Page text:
Having in last issue’s poetry page On Boundaries explored divisions between people, here we celebrate how the English language can help people through loneliness and isolation to friendship. In ‘Find a Friend in English’, Shizhou Yang writes of how as a second language English helped a child bloom in a way not possible in the first, while in ‘I am not a thief’ Jennifer Bell shows how it facilitated a friendship between strangers even after, or perhaps because of, the most unlikely of opening gambits.
Find a Friend in English
I was an awkward child at school –
for I could not speak Mandarin;
at home, I seldom spoke –
for a kid was to be seen not heard.
So I withered like a winter grass
whispered in me,
my blades and bitter root,
a message of eternal love.
‘I am not a thief.’
I followed my dream alone to classrooms in Peru
Full of energetic students learning EFL.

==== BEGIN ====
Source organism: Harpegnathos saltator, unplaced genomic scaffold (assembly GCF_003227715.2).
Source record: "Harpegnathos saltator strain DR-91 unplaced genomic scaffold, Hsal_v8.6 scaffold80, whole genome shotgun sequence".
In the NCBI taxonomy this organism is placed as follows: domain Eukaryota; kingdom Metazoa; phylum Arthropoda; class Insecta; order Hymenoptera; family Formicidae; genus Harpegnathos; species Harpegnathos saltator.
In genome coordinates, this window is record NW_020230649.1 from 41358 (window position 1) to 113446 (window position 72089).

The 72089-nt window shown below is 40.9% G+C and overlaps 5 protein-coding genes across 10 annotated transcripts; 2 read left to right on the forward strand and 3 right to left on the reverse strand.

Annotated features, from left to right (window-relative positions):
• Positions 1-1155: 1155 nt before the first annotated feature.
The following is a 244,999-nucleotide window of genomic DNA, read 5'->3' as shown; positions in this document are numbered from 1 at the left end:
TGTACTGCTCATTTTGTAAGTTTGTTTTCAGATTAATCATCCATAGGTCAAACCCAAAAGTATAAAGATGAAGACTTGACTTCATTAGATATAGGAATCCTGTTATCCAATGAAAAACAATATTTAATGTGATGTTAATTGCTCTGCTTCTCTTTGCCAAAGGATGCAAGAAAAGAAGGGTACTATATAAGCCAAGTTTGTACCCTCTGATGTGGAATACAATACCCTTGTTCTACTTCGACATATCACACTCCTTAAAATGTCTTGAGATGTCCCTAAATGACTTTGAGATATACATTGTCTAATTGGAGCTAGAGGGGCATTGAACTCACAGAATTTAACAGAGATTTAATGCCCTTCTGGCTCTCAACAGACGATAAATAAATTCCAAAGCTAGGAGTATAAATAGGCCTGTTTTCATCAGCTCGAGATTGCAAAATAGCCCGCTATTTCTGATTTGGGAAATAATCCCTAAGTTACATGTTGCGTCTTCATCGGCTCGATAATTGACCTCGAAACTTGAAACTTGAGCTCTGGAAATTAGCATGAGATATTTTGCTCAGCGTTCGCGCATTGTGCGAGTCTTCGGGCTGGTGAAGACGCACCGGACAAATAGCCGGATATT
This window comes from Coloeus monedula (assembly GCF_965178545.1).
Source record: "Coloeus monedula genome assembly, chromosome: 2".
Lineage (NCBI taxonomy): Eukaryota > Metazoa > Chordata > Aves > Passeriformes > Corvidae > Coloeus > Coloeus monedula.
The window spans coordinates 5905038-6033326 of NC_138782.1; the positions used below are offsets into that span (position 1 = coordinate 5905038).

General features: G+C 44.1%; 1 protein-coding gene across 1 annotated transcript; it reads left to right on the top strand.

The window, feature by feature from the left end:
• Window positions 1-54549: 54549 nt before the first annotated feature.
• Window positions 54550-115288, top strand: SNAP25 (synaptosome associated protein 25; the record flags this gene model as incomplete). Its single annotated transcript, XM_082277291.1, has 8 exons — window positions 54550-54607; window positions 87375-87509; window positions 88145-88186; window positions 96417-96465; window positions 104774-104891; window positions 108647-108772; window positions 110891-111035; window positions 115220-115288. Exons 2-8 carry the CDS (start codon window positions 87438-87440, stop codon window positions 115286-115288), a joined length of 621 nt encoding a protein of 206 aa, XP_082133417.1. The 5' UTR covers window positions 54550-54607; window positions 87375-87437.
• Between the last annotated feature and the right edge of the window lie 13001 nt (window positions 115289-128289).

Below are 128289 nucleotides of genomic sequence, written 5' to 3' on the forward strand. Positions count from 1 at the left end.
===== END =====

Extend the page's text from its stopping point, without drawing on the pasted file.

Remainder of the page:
I was living my dream
But I was alone.
I lived in a house where no English was spoken
Where my literary Spanish had to carry me through.
I longed to explore the city, but I was again told ‘next weekend’
Until I realized ‘next weekend’ was just like ‘tomorrow.’
So I braved the streets of Lima, alone.
Alone I went exploring
Until in the center of Lima
A stranger came up to me and said,
‘Wait — I am not a thief.’
I listened to him talk, and we became friends.
Together we explored the catacombs under the ground
And the highest point in Lima for a spectacular view.
We traveled, took a boat,
Visited museums, danced with friends
And I was no longer alone.
No longer alone
Because I’d found a friend
Who taught me the city.
And he was not a thief.
For more poetry here in the 2017 Vol. II issue of The Font, see the pages On Inspiration and On Sunday School (1).